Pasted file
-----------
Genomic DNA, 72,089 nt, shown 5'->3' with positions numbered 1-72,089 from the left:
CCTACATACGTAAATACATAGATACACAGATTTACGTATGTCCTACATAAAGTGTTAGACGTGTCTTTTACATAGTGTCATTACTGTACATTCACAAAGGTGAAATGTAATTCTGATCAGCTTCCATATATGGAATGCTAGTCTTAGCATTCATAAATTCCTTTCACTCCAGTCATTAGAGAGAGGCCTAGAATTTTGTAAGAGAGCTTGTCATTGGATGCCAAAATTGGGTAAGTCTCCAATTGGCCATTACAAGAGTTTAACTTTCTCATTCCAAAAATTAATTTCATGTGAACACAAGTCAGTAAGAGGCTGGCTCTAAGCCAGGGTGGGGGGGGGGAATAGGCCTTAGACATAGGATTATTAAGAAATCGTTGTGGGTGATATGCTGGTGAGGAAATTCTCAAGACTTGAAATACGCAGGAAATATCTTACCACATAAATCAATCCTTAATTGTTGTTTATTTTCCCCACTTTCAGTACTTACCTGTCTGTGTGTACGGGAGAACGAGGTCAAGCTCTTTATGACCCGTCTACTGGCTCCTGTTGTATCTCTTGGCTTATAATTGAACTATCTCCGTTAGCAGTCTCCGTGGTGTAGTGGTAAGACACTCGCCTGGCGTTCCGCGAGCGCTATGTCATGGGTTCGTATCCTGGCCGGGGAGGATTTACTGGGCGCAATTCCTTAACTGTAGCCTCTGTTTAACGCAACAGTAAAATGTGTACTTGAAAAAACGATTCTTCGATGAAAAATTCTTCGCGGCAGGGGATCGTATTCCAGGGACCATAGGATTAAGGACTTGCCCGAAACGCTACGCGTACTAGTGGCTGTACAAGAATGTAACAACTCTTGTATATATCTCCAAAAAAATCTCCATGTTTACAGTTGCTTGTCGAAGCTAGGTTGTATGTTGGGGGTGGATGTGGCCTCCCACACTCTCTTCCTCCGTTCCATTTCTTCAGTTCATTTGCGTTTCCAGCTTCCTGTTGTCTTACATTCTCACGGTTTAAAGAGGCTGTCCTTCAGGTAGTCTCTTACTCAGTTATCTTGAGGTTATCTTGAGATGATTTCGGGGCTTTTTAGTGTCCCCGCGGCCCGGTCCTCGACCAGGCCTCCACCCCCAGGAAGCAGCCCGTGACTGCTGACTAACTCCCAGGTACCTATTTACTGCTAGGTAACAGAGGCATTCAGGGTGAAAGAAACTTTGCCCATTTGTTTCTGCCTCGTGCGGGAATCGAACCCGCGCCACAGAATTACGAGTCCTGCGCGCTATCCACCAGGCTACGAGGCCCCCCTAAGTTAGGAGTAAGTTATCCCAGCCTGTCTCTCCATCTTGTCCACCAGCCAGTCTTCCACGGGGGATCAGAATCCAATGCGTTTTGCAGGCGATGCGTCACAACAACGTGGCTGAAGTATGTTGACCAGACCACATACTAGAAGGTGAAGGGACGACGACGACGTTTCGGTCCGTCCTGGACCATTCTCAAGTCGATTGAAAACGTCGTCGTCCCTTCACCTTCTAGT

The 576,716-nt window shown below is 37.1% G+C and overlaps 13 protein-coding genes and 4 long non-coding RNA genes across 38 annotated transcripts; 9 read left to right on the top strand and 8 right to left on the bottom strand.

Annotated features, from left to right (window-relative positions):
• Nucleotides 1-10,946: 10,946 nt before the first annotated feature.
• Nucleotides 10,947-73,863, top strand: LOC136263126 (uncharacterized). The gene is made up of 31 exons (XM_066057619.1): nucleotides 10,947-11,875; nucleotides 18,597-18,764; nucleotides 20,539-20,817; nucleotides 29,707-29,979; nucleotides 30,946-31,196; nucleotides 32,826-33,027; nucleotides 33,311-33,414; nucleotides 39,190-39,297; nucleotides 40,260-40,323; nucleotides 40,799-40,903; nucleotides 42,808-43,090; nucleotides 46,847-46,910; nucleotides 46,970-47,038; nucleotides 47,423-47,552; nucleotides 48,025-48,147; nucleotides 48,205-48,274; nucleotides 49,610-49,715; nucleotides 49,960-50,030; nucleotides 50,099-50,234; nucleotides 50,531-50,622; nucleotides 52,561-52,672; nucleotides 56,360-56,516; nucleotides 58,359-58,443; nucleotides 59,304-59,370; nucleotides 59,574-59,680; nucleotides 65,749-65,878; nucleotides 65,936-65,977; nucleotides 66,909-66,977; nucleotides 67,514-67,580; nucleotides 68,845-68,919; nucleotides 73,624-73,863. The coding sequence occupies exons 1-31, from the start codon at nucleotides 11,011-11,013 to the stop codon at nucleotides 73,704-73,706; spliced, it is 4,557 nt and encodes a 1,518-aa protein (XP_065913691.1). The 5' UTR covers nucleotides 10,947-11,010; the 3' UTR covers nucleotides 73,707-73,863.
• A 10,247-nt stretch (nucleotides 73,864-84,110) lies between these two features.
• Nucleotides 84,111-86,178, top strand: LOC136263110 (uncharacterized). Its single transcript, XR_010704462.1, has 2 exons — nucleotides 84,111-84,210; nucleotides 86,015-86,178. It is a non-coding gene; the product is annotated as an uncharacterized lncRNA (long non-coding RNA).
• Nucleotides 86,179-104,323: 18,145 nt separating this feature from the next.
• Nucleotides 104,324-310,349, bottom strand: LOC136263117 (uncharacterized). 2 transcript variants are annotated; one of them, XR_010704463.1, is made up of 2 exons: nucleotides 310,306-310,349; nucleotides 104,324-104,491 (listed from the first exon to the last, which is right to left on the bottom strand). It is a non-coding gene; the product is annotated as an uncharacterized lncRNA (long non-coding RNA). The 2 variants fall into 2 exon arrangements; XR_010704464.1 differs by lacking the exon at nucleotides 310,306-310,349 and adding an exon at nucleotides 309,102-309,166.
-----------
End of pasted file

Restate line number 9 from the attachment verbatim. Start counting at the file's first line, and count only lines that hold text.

• Nucleotides 86,179-104,323: 18,145 nt separating this feature from the next.